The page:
Anticipated Ramsey Reforms and the Uniform Taxation Principle: the Role of International Financial Markets

Stephanie Schmitt-Grohe, Martin Uribe

NBER Working Paper No. 9862
Issued in July 2003
NBER Program(s):Public Economics

This paper studies the role of asset-market completeness for the properties of optimal policy. A suitable framework for this purpose is the small open economy with complete international asset markets. For in this environment changes in policy represent country-specific risk diversifiable in world markets. Our main finding is that the fundamental public finance principle whereby when taxes on all final goods are available, it is optimal to tax final goods uniformly fails to obtain. In general, uniform taxation is optimal because it amounts to a nondistorting tax on fixed factors of production. In the open economy this principle fails because when households can insure against the risk of a policy reform, initial private asset holdings are contingent on actual policy and thus no longer represent an inelastically supplied source of income. Two further differences between optimal policy in the closed and open economies with complete markets are: (a) In the open economy, optimal consumption and income tax rates are unchanged in response to government purchases shocks. By contrast, in the closed economy tax rates do respond to innovations in public spending. (b) In the open economy, the Friedman rule is optimal only if the Ramsey planner has access to consumption taxes. In the absence of consumption taxes, deviations from the Friedman rule are large. On the other hand, in the closed economy, the availability of either consumption or income taxes suffices to render the Friedman rule optimal.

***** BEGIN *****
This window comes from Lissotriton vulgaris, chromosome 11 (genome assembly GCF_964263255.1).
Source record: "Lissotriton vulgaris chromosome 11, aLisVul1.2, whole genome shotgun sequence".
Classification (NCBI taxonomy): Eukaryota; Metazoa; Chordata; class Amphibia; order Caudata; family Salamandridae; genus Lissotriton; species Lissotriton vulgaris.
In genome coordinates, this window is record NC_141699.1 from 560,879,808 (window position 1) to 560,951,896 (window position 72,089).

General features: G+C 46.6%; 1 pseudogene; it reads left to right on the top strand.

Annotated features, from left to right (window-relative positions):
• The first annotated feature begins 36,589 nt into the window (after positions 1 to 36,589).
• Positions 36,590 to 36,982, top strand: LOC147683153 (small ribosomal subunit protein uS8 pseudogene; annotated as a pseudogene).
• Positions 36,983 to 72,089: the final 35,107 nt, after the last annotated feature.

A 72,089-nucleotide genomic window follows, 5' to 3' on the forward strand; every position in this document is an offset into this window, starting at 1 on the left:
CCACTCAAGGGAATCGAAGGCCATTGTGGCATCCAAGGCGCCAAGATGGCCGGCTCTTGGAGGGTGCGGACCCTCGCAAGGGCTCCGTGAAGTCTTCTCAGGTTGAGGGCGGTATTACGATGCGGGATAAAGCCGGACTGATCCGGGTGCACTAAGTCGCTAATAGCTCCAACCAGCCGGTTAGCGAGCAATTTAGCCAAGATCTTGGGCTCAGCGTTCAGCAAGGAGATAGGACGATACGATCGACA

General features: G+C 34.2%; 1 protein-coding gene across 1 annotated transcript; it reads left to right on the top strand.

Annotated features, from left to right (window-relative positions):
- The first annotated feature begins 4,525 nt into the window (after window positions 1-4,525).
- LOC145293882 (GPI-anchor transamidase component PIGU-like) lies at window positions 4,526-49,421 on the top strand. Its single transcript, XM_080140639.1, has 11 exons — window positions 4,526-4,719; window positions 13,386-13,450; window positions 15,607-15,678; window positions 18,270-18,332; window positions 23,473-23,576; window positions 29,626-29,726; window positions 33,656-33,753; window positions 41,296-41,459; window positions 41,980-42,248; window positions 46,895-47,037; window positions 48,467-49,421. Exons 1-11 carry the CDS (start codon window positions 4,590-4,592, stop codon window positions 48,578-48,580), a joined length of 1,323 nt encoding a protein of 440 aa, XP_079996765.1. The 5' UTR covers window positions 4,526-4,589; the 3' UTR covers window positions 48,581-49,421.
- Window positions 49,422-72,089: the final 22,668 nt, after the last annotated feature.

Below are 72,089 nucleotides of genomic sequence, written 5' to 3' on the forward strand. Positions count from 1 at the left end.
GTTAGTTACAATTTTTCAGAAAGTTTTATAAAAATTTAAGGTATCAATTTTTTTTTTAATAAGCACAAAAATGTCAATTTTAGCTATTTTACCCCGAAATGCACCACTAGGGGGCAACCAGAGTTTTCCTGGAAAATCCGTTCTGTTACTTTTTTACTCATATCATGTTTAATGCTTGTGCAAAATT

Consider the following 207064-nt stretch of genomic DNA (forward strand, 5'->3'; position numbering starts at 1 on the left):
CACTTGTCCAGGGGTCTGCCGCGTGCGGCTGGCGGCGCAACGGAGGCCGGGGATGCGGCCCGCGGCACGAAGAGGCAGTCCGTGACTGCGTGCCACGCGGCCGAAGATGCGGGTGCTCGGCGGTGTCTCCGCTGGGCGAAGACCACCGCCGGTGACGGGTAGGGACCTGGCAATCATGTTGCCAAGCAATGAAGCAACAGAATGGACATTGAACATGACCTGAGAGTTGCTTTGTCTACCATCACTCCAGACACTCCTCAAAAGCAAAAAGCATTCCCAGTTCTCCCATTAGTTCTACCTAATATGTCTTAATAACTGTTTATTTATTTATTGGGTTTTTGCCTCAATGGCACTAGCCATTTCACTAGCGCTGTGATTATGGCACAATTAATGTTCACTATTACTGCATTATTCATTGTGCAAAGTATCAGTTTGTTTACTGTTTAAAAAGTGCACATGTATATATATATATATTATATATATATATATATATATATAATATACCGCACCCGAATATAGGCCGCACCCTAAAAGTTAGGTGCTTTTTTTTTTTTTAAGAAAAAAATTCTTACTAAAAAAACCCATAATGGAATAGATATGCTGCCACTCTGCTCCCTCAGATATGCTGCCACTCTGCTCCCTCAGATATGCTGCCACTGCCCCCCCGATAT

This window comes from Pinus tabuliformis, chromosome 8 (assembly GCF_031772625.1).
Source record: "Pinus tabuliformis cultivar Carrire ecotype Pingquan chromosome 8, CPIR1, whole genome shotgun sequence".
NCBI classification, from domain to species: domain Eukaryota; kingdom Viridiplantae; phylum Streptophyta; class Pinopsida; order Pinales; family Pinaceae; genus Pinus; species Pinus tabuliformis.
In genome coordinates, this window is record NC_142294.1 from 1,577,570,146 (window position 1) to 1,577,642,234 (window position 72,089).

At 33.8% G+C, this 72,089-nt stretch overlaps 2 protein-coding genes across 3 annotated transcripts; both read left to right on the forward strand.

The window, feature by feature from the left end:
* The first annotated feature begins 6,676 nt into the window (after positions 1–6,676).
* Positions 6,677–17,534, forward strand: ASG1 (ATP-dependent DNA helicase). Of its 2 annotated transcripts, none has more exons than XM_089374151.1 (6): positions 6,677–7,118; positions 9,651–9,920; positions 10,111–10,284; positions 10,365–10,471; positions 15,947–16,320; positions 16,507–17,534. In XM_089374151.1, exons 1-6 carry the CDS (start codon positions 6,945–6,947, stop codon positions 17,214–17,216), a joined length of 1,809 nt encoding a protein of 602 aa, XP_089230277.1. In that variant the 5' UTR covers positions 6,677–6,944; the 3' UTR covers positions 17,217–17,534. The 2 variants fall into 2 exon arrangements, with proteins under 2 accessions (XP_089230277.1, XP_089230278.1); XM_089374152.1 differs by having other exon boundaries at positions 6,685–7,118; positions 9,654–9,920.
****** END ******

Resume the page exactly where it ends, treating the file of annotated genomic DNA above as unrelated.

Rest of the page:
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Document Object Identifier (DOI): 10.3386/w9862

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